My Amazon rank jumped from 1,136,688 to 2,061. This isn't for sub-genre either (For that I reached #20); it's for all books world-wide. #2,000 in the world isn't half-bad, but sadly, like all things, it didn't last. The next week or so saw a decrease in rank. This was all before I fully understood how Amazon's rank system works. If only I knew then what I know now... but more on that later.
Within a week, more reviews started to come in. My review count slowly climbed over the months. Looking closely, I estimate that 10 of the reviews are from SPR. Many of them were "Verified" and highly decorated by Amazon. "Top contributor" was next to their name, and the review itself had "Verified Purchase" listed next to it. Most of these reviews were nice and detailed. I did get a negative review as well. Ironically, he criticized the book for being too vague while leaving an extremely vague review. :D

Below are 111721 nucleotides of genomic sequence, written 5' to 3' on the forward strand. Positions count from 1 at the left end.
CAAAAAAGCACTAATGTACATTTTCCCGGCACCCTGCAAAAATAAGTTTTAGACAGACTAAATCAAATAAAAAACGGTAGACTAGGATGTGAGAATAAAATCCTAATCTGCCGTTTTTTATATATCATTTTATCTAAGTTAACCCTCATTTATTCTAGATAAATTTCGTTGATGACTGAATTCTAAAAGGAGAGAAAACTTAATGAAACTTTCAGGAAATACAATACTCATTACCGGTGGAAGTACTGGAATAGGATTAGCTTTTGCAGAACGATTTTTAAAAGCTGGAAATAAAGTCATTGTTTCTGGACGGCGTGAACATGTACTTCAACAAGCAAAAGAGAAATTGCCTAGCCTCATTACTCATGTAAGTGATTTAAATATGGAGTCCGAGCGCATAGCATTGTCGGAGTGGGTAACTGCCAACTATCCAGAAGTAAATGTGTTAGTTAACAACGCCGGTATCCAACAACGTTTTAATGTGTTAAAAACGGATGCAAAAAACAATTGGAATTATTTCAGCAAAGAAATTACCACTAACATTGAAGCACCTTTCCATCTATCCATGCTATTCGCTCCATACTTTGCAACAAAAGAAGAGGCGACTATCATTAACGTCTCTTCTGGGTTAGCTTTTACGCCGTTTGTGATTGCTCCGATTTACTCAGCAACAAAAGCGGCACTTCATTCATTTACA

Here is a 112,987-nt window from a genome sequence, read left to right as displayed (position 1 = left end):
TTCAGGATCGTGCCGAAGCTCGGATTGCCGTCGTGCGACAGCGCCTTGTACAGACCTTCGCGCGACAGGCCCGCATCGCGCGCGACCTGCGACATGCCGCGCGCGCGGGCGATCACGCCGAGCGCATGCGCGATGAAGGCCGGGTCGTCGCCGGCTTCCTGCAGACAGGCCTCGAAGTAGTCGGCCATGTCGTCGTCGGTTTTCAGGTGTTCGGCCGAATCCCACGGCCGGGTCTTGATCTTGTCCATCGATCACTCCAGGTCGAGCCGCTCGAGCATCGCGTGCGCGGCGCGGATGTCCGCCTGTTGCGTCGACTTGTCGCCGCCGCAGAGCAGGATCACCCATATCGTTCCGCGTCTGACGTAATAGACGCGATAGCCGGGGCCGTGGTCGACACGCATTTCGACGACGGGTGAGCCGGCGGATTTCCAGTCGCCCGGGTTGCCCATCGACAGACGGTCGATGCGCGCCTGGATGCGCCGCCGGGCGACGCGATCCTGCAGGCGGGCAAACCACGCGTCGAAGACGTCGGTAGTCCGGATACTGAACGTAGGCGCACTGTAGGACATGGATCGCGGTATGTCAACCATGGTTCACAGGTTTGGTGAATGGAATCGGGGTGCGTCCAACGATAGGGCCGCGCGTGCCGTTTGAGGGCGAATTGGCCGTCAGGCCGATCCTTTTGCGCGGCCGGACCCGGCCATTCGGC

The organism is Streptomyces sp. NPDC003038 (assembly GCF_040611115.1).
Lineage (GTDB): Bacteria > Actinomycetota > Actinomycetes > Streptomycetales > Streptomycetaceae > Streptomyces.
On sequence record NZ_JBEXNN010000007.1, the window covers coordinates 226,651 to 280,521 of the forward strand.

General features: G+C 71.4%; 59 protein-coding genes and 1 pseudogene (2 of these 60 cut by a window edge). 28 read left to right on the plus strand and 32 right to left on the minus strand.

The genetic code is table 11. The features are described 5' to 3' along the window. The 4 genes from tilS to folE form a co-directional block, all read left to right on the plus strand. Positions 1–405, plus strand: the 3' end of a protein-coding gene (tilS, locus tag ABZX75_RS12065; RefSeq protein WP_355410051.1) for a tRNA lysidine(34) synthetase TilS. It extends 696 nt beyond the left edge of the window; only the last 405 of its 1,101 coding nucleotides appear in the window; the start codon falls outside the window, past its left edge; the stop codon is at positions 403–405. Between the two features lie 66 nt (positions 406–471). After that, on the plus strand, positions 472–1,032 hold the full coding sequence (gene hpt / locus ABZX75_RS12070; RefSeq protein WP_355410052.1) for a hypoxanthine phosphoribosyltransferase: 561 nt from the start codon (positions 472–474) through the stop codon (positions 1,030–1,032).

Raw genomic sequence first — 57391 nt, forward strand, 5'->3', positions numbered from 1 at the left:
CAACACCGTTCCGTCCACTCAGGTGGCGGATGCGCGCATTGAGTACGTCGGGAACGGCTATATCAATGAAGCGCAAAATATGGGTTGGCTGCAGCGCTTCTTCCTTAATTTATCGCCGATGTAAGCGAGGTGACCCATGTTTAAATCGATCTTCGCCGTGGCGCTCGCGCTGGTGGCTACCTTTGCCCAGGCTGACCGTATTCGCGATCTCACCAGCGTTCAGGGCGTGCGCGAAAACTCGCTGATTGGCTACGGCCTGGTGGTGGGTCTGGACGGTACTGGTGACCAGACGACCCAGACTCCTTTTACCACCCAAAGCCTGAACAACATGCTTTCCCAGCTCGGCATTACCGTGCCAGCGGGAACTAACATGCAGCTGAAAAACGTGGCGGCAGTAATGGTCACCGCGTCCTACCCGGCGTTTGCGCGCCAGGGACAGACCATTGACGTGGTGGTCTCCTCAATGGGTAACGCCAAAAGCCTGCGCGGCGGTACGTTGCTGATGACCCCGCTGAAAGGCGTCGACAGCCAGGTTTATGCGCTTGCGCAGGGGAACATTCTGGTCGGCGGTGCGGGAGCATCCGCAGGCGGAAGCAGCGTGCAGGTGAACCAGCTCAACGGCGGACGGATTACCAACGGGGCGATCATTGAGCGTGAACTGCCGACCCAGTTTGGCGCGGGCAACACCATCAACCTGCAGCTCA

That's a caveat to the whole thing: There's no guarantee that you'll get good reviews only. And yet, that's how you know what's legitimate and what's not. My attitude toward negative reviews is that sometimes they're helpful (In this case, it wasn't), but even if it isn't, it adds legitimacy to your page. This is how people know that the reviews aren't artificial. I used to tell this to my distraught customers from my older jobs. I used to work with car salesmen as clientele you see, and often they would be irate at negative reviews left for the dealership. Car sales get a bad enough rap as it is, negative reviews could potentially shut down a smaller dealer. Any time I pointed out the "legitimacy argument", though, it immediately calmed them down, because it's true. When I hop on Amazon, looking for a product I'm not super familiar with, I look for good reviews, yes, but before buying I look specifically at bad ones too. "What can go wrong with this product?" - That's what's on my mind. And if "What can go wrong?" happens to be a negative review with little substance to it, it'll make potential buyers all the more confident that they're going to have a good experience.